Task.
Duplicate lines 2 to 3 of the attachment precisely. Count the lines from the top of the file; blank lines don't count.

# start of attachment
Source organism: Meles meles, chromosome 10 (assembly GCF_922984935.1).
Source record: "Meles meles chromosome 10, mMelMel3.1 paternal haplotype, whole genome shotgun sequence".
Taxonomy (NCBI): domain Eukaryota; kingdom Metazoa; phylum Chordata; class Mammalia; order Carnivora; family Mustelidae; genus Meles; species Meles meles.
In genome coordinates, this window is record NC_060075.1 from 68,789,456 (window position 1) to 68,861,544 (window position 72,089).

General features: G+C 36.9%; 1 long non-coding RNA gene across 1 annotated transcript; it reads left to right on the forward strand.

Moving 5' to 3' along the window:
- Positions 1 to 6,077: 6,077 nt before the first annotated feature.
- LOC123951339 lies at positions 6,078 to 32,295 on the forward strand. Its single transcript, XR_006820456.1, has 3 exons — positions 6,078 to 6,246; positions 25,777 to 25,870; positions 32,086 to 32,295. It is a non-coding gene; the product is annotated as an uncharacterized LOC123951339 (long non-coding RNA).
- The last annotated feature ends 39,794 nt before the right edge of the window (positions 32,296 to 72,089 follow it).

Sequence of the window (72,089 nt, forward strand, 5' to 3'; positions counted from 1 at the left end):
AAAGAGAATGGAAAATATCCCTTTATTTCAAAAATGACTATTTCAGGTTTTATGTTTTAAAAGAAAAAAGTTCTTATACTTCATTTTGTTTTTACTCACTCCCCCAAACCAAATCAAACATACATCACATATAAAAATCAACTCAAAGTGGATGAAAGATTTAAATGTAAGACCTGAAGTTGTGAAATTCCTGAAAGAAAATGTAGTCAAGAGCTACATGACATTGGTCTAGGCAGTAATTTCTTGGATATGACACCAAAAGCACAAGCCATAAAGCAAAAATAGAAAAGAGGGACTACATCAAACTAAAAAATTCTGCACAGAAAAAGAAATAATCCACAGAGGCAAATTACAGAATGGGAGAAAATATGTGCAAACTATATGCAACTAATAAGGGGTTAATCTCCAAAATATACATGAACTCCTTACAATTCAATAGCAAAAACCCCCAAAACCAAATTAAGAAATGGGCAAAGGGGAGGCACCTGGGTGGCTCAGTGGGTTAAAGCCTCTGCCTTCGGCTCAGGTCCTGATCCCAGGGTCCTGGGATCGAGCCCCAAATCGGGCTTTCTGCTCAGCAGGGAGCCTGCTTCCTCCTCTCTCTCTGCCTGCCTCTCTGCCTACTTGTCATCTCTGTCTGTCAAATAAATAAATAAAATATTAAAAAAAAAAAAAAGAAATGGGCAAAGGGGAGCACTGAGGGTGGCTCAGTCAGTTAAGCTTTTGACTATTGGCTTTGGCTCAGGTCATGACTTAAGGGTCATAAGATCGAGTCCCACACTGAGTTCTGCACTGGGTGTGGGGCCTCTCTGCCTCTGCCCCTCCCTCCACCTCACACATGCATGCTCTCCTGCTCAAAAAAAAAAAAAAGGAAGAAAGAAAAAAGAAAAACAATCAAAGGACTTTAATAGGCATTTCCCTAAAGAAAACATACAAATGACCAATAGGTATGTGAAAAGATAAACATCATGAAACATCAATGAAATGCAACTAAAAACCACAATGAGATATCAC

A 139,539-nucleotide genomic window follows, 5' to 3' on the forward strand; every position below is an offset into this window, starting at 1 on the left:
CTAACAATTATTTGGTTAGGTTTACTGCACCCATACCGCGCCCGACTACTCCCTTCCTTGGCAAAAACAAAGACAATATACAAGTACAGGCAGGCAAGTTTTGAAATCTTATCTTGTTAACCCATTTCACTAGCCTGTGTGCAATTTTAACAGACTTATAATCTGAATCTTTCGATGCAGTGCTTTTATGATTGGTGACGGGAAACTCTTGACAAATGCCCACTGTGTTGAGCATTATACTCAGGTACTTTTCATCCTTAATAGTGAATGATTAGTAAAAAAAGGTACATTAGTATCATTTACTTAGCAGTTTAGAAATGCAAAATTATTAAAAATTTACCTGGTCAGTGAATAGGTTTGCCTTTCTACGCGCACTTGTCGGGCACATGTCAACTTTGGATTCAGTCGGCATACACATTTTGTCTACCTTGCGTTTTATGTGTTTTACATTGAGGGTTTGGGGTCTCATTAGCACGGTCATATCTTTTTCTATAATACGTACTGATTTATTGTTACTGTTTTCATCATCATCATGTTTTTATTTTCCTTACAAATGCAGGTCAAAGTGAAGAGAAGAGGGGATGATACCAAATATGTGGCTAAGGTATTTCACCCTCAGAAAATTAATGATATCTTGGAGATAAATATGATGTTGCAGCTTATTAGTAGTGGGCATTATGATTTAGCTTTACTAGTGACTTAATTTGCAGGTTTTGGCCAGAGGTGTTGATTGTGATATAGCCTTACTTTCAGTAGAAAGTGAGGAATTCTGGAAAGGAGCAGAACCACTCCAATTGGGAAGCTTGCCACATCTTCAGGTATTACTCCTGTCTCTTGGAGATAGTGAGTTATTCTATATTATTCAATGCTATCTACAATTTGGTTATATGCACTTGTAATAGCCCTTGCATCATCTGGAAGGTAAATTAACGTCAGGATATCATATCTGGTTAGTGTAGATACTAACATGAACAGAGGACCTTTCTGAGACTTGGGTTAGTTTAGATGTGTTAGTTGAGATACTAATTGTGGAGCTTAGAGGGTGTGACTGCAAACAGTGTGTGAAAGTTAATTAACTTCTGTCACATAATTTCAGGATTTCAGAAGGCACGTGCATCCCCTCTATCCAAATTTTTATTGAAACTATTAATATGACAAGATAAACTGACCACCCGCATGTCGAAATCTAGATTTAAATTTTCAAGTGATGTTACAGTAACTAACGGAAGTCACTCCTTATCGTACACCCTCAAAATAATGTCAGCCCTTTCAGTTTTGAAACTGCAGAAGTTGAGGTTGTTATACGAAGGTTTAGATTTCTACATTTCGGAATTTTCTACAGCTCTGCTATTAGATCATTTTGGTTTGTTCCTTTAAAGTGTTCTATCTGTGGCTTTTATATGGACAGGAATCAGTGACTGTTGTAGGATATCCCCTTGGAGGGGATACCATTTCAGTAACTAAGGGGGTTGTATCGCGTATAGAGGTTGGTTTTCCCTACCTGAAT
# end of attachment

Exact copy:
Source record: "Meles meles chromosome 10, mMelMel3.1 paternal haplotype, whole genome shotgun sequence".
Taxonomy (NCBI): domain Eukaryota; kingdom Metazoa; phylum Chordata; class Mammalia; order Carnivora; family Mustelidae; genus Meles; species Meles meles.